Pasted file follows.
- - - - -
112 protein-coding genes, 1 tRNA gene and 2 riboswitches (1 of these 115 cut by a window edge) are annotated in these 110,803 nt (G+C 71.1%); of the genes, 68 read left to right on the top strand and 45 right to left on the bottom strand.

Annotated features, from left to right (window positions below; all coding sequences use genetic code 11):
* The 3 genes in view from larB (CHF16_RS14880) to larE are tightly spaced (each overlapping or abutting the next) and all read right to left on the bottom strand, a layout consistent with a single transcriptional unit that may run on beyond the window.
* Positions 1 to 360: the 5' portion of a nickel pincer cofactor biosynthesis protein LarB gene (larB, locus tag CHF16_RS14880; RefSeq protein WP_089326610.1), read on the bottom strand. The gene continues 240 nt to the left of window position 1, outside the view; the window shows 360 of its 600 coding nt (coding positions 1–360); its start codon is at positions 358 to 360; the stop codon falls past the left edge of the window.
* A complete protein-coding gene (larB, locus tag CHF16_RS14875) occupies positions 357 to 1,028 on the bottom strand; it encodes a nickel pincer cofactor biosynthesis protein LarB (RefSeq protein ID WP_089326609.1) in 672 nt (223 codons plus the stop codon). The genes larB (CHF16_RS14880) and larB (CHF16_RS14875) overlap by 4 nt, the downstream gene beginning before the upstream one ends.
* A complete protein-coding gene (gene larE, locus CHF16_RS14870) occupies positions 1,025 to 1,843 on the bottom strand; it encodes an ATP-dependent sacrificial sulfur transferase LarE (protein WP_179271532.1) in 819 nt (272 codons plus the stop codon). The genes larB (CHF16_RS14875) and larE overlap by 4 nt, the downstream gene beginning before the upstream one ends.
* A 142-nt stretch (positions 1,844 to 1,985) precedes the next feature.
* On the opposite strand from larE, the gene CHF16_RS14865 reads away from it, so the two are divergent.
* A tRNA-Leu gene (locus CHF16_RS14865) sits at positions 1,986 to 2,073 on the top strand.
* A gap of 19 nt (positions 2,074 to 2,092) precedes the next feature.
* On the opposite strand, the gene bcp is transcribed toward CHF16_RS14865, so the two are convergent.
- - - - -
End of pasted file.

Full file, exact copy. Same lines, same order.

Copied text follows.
112 protein-coding genes, 1 tRNA gene and 2 riboswitches (1 of these 115 cut by a window edge) are annotated in these 110,803 nt (G+C 71.1%); of the genes, 68 read left to right on the top strand and 45 right to left on the bottom strand.

Annotated features, from left to right (window positions below; all coding sequences use genetic code 11):
* The 3 genes in view from larB (CHF16_RS14880) to larE are tightly spaced (each overlapping or abutting the next) and all read right to left on the bottom strand, a layout consistent with a single transcriptional unit that may run on beyond the window.
* Positions 1 to 360: the 5' portion of a nickel pincer cofactor biosynthesis protein LarB gene (larB, locus tag CHF16_RS14880; RefSeq protein WP_089326610.1), read on the bottom strand. The gene continues 240 nt to the left of window position 1, outside the view; the window shows 360 of its 600 coding nt (coding positions 1–360); its start codon is at positions 358 to 360; the stop codon falls past the left edge of the window.
* A complete protein-coding gene (larB, locus tag CHF16_RS14875) occupies positions 357 to 1,028 on the bottom strand; it encodes a nickel pincer cofactor biosynthesis protein LarB (RefSeq protein ID WP_089326609.1) in 672 nt (223 codons plus the stop codon). The genes larB (CHF16_RS14880) and larB (CHF16_RS14875) overlap by 4 nt, the downstream gene beginning before the upstream one ends.
* A complete protein-coding gene (gene larE, locus CHF16_RS14870) occupies positions 1,025 to 1,843 on the bottom strand; it encodes an ATP-dependent sacrificial sulfur transferase LarE (protein WP_179271532.1) in 819 nt (272 codons plus the stop codon). The genes larB (CHF16_RS14875) and larE overlap by 4 nt, the downstream gene beginning before the upstream one ends.
* A 142-nt stretch (positions 1,844 to 1,985) precedes the next feature.
* On the opposite strand from larE, the gene CHF16_RS14865 reads away from it, so the two are divergent.
* A tRNA-Leu gene (locus CHF16_RS14865) sits at positions 1,986 to 2,073 on the top strand.
* A gap of 19 nt (positions 2,074 to 2,092) precedes the next feature.
* On the opposite strand, the gene bcp is transcribed toward CHF16_RS14865, so the two are convergent.